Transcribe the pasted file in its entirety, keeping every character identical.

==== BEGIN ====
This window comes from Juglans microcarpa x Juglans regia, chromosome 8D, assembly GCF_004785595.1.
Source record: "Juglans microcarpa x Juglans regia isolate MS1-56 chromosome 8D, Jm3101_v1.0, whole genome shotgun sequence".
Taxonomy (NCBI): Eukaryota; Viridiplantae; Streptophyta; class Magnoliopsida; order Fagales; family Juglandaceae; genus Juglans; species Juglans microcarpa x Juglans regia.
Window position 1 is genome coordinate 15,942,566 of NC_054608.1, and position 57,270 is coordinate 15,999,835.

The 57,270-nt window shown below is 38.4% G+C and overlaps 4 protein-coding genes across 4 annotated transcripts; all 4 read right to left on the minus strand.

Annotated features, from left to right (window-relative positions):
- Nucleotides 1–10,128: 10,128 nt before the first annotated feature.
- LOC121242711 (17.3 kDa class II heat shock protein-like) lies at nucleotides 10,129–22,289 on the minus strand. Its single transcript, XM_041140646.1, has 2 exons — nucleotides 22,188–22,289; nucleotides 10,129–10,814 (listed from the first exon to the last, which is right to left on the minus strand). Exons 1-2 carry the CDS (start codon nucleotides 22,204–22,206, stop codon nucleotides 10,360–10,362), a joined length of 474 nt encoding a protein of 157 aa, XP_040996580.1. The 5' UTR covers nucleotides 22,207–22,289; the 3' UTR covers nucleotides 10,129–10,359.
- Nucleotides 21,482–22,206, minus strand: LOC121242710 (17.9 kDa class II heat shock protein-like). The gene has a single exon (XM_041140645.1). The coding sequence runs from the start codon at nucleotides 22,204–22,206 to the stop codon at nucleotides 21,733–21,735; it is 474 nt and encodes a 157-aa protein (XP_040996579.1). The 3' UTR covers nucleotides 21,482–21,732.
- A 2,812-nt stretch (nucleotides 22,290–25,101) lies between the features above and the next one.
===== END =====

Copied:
This window comes from Juglans microcarpa x Juglans regia, chromosome 8D, assembly GCF_004785595.1.
Source record: "Juglans microcarpa x Juglans regia isolate MS1-56 chromosome 8D, Jm3101_v1.0, whole genome shotgun sequence".
Taxonomy (NCBI): Eukaryota; Viridiplantae; Streptophyta; class Magnoliopsida; order Fagales; family Juglandaceae; genus Juglans; species Juglans microcarpa x Juglans regia.
Window position 1 is genome coordinate 15,942,566 of NC_054608.1, and position 57,270 is coordinate 15,999,835.

The 57,270-nt window shown below is 38.4% G+C and overlaps 4 protein-coding genes across 4 annotated transcripts; all 4 read right to left on the minus strand.

Annotated features, from left to right (window-relative positions):
- Nucleotides 1–10,128: 10,128 nt before the first annotated feature.
- LOC121242711 (17.3 kDa class II heat shock protein-like) lies at nucleotides 10,129–22,289 on the minus strand. Its single transcript, XM_041140646.1, has 2 exons — nucleotides 22,188–22,289; nucleotides 10,129–10,814 (listed from the first exon to the last, which is right to left on the minus strand). Exons 1-2 carry the CDS (start codon nucleotides 22,204–22,206, stop codon nucleotides 10,360–10,362), a joined length of 474 nt encoding a protein of 157 aa, XP_040996580.1. The 5' UTR covers nucleotides 22,207–22,289; the 3' UTR covers nucleotides 10,129–10,359.
- Nucleotides 21,482–22,206, minus strand: LOC121242710 (17.9 kDa class II heat shock protein-like). The gene has a single exon (XM_041140645.1). The coding sequence runs from the start codon at nucleotides 22,204–22,206 to the stop codon at nucleotides 21,733–21,735; it is 474 nt and encodes a 157-aa protein (XP_040996579.1). The 3' UTR covers nucleotides 21,482–21,732.
- A 2,812-nt stretch (nucleotides 22,290–25,101) lies between the features above and the next one.